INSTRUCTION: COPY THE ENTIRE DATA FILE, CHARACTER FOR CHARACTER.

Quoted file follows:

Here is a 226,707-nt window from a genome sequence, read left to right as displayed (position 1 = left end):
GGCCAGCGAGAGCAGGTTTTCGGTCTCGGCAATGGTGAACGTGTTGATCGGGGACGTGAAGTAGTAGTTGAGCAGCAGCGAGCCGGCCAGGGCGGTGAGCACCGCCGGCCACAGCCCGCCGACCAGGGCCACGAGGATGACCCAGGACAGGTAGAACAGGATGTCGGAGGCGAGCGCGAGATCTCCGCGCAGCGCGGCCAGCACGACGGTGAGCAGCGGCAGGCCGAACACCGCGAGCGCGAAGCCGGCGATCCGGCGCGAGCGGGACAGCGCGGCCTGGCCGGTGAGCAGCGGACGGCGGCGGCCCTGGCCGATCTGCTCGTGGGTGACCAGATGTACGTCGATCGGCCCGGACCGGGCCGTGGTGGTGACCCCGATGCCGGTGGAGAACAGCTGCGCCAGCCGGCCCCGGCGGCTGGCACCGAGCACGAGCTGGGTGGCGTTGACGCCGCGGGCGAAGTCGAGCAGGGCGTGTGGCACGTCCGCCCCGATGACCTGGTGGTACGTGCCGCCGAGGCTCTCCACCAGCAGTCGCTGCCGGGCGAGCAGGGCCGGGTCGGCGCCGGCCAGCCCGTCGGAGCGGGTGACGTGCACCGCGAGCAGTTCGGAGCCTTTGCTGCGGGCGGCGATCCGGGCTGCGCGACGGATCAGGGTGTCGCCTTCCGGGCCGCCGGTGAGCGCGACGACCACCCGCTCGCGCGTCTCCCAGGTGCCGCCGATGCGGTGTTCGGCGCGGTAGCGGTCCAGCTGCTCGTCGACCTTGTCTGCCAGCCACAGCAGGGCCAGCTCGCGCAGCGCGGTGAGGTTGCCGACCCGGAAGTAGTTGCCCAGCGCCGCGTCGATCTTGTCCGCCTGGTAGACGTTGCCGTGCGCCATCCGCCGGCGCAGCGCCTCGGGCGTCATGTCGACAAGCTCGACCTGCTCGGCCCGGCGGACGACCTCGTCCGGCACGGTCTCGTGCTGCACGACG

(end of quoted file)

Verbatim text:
Here is a 226,707-nt window from a genome sequence, read left to right as displayed (position 1 = left end):
GGCCAGCGAGAGCAGGTTTTCGGTCTCGGCAATGGTGAACGTGTTGATCGGGGACGTGAAGTAGTAGTTGAGCAGCAGCGAGCCGGCCAGGGCGGTGAGCACCGCCGGCCACAGCCCGCCGACCAGGGCCACGAGGATGACCCAGGACAGGTAGAACAGGATGTCGGAGGCGAGCGCGAGATCTCCGCGCAGCGCGGCCAGCACGACGGTGAGCAGCGGCAGGCCGAACACCGCGAGCGCGAAGCCGGCGATCCGGCGCGAGCGGGACAGCGCGGCCTGGCCGGTGAGCAGCGGACGGCGGCGGCCCTGGCCGATCTGCTCGTGGGTGACCAGATGTACGTCGATCGGCCCGGACCGGGCCGTGGTGGTGACCCCGATGCCGGTGGAGAACAGCTGCGCCAGCCGGCCCCGGCGGCTGGCACCGAGCACGAGCTGGGTGGCGTTGACGCCGCGGGCGAAGTCGAGCAGGGCGTGTGGCACGTCCGCCCCGATGACCTGGTGGTACGTGCCGCCGAGGCTCTCCACCAGCAGTCGCTGCCGGGCGAGCAGGGCCGGGTCGGCGCCGGCCAGCCCGTCGGAGCGGGTGACGTGCACCGCGAGCAGTTCGGAGCCTTTGCTGCGGGCGGCGATCCGGGCTGCGCGACGGATCAGGGTGTCGCCTTCCGGGCCGCCGGTGAGCGCGACGACCACCCGCTCGCGCGTCTCCCAGGTGCCGCCGATGCGGTGTTCGGCGCGGTAGCGGTCCAGCTGCTCGTCGACCTTGTCTGCCAGCCACAGCAGGGCCAGCTCGCGCAGCGCGGTGAGGTTGCCGACCCGGAAGTAGTTGCCCAGCGCCGCGTCGATCTTGTCCGCCTGGTAGACGTTGCCGTGCGCCATCCGCCGGCGCAGCGCCTCGGGCGTCATGTCGACAAGCTCGACCTGCTCGGCCCGGCGGACGACCTCGTCCGGCACGGTCTCGTGCTGCACGACG